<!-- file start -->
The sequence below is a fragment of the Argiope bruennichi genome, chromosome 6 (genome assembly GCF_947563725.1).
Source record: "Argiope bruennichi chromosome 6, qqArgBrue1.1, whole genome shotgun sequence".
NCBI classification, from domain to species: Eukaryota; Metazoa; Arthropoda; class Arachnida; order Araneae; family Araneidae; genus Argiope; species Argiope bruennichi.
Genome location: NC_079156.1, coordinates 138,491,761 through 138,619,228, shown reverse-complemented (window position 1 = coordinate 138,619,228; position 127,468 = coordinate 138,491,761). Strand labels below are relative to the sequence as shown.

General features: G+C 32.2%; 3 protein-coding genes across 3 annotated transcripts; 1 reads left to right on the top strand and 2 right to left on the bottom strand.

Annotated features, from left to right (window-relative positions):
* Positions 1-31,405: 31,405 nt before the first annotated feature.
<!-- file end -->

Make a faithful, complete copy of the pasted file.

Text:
The sequence below is a fragment of the Argiope bruennichi genome, chromosome 6 (genome assembly GCF_947563725.1).
Source record: "Argiope bruennichi chromosome 6, qqArgBrue1.1, whole genome shotgun sequence".
NCBI classification, from domain to species: Eukaryota; Metazoa; Arthropoda; class Arachnida; order Araneae; family Araneidae; genus Argiope; species Argiope bruennichi.
Genome location: NC_079156.1, coordinates 138,491,761 through 138,619,228, shown reverse-complemented (window position 1 = coordinate 138,619,228; position 127,468 = coordinate 138,491,761). Strand labels below are relative to the sequence as shown.

General features: G+C 32.2%; 3 protein-coding genes across 3 annotated transcripts; 1 reads left to right on the top strand and 2 right to left on the bottom strand.

Annotated features, from left to right (window-relative positions):
* Positions 1-31,405: 31,405 nt before the first annotated feature.